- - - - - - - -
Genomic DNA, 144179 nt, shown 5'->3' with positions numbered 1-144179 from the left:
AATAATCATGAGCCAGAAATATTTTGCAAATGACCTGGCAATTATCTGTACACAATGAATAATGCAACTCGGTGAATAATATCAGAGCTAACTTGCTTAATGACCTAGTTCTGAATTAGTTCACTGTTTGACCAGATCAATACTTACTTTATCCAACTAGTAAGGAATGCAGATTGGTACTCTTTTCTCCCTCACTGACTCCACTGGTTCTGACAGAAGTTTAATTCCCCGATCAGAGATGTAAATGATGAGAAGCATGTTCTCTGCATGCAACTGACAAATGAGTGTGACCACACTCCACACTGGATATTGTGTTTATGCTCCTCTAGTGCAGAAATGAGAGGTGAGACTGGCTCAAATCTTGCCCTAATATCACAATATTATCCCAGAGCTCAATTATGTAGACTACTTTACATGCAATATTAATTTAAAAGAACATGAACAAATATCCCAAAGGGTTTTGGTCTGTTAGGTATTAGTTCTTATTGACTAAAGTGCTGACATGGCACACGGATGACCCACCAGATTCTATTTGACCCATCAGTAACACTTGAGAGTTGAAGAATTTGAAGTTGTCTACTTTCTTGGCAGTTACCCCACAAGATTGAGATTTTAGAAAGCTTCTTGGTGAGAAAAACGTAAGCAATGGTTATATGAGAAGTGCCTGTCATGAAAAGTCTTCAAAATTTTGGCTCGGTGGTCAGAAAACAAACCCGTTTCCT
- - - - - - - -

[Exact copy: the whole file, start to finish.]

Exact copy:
Genomic DNA, 144179 nt, shown 5'->3' with positions numbered 1-144179 from the left:
AATAATCATGAGCCAGAAATATTTTGCAAATGACCTGGCAATTATCTGTACACAATGAATAATGCAACTCGGTGAATAATATCAGAGCTAACTTGCTTAATGACCTAGTTCTGAATTAGTTCACTGTTTGACCAGATCAATACTTACTTTATCCAACTAGTAAGGAATGCAGATTGGTACTCTTTTCTCCCTCACTGACTCCACTGGTTCTGACAGAAGTTTAATTCCCCGATCAGAGATGTAAATGATGAGAAGCATGTTCTCTGCATGCAACTGACAAATGAGTGTGACCACACTCCACACTGGATATTGTGTTTATGCTCCTCTAGTGCAGAAATGAGAGGTGAGACTGGCTCAAATCTTGCCCTAATATCACAATATTATCCCAGAGCTCAATTATGTAGACTACTTTACATGCAATATTAATTTAAAAGAACATGAACAAATATCCCAAAGGGTTTTGGTCTGTTAGGTATTAGTTCTTATTGACTAAAGTGCTGACATGGCACACGGATGACCCACCAGATTCTATTTGACCCATCAGTAACACTTGAGAGTTGAAGAATTTGAAGTTGTCTACTTTCTTGGCAGTTACCCCACAAGATTGAGATTTTAGAAAGCTTCTTGGTGAGAAAAACGTAAGCAATGGTTATATGAGAAGTGCCTGTCATGAAAAGTCTTCAAAATTTTGGCTCGGTGGTCAGAAAACAAACCCGTTTCCT